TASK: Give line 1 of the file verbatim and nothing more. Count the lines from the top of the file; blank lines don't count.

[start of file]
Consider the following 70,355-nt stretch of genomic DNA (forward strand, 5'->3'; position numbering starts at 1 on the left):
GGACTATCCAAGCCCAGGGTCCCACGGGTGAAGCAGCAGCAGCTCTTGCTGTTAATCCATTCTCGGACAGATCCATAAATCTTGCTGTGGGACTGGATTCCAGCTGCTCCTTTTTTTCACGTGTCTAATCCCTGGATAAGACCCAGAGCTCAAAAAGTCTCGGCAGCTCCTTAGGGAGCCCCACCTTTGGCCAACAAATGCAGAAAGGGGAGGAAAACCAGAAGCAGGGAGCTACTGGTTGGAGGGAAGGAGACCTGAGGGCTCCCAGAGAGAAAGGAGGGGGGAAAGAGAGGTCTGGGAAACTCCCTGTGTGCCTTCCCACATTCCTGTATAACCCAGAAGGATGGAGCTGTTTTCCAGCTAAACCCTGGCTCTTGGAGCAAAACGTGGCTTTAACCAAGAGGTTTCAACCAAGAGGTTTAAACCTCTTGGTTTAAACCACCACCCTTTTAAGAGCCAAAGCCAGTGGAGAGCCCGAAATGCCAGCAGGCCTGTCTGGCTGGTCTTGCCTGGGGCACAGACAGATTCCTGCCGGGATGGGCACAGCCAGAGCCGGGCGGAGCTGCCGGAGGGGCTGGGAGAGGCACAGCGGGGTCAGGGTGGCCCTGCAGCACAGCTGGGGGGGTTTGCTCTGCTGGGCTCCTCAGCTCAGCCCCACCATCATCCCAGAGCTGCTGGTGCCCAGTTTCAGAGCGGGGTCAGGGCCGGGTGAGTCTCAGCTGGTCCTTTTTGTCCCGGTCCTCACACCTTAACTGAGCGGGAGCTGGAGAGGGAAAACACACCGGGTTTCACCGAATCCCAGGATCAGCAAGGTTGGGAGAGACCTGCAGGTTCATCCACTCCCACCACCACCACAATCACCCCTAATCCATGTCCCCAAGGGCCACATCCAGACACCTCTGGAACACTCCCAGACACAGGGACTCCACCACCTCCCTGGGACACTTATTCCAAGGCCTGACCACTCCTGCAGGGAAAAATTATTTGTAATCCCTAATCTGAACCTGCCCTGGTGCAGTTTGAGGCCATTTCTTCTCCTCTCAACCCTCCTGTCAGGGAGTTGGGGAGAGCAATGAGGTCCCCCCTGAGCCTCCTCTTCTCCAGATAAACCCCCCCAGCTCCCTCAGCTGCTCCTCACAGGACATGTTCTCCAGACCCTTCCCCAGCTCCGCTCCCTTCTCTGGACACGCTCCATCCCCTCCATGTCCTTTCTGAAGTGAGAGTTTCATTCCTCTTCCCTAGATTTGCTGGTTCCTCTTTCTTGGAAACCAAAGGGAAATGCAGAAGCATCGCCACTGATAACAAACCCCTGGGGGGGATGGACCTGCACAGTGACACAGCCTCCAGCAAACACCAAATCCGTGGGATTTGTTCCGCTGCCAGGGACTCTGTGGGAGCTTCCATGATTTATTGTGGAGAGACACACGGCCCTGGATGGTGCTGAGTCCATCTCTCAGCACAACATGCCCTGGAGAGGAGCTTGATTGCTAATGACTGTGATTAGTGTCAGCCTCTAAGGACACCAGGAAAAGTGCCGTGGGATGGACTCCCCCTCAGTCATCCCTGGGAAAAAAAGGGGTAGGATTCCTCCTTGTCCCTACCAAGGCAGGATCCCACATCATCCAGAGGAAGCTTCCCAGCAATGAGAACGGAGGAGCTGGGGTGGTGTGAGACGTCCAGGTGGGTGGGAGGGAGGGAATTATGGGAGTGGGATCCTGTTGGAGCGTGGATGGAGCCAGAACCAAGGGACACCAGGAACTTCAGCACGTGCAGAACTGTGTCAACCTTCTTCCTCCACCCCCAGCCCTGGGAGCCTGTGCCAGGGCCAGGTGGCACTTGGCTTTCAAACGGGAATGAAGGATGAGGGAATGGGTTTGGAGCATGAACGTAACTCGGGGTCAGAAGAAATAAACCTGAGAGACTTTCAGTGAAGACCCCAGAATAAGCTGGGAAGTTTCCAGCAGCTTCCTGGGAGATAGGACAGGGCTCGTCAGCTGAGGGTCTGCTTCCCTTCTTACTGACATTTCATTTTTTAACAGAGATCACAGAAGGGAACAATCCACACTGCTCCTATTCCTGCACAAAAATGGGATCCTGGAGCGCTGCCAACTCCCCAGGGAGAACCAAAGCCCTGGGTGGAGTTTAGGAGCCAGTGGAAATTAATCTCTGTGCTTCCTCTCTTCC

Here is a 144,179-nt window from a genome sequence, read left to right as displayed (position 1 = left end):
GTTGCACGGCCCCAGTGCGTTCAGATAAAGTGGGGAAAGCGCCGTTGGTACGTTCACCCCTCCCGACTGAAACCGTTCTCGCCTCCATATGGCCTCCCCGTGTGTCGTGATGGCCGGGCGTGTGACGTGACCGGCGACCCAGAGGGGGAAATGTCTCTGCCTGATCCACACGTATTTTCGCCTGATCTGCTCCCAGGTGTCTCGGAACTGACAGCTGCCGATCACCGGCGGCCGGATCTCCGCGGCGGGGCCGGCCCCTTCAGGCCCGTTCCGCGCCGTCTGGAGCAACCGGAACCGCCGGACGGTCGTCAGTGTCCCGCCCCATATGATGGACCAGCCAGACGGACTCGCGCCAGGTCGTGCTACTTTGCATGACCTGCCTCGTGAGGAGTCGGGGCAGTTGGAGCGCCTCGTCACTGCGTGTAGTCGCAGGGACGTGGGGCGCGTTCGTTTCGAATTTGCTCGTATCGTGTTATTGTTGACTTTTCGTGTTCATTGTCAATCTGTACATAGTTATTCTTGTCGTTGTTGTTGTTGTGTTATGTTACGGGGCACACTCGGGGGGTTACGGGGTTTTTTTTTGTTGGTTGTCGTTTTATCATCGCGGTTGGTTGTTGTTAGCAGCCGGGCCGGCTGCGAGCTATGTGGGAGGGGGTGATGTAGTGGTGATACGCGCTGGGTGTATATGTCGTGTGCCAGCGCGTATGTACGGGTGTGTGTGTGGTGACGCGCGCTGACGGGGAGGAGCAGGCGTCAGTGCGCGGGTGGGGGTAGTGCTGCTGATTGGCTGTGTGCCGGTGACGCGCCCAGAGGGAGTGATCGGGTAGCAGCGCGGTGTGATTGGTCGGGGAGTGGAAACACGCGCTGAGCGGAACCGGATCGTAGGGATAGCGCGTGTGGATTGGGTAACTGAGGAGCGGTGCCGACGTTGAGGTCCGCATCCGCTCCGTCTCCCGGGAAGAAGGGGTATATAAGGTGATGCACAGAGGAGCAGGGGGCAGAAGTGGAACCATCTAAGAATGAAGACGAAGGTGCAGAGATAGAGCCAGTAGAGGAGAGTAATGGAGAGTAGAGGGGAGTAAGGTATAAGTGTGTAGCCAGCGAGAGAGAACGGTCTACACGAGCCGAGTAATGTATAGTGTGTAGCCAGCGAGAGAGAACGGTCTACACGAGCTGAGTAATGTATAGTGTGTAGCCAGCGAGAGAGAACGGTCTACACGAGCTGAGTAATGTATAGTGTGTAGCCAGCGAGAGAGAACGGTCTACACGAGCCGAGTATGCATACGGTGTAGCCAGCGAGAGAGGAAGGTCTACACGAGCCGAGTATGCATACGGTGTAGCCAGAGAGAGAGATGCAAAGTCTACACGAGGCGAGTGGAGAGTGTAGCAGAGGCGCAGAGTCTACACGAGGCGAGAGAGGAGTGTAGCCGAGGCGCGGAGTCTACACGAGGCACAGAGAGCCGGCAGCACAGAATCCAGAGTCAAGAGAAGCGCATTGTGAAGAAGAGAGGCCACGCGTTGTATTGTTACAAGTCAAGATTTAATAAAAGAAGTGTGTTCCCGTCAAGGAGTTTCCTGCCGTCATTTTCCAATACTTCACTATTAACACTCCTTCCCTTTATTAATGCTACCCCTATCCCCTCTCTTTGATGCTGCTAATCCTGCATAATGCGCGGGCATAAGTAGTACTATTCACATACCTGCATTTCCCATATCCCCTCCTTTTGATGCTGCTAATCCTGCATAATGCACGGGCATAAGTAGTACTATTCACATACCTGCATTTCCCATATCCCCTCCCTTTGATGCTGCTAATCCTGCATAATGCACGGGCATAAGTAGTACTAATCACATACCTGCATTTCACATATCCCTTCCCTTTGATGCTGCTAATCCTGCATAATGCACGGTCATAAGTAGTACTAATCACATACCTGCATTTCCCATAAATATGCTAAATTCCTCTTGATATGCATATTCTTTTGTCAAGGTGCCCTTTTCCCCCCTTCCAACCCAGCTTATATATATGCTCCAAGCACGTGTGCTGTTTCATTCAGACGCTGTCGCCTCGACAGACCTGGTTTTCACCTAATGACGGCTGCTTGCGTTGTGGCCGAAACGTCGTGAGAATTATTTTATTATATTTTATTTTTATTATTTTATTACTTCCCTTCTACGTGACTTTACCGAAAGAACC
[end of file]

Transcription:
Consider the following 70,355-nt stretch of genomic DNA (forward strand, 5'->3'; position numbering starts at 1 on the left):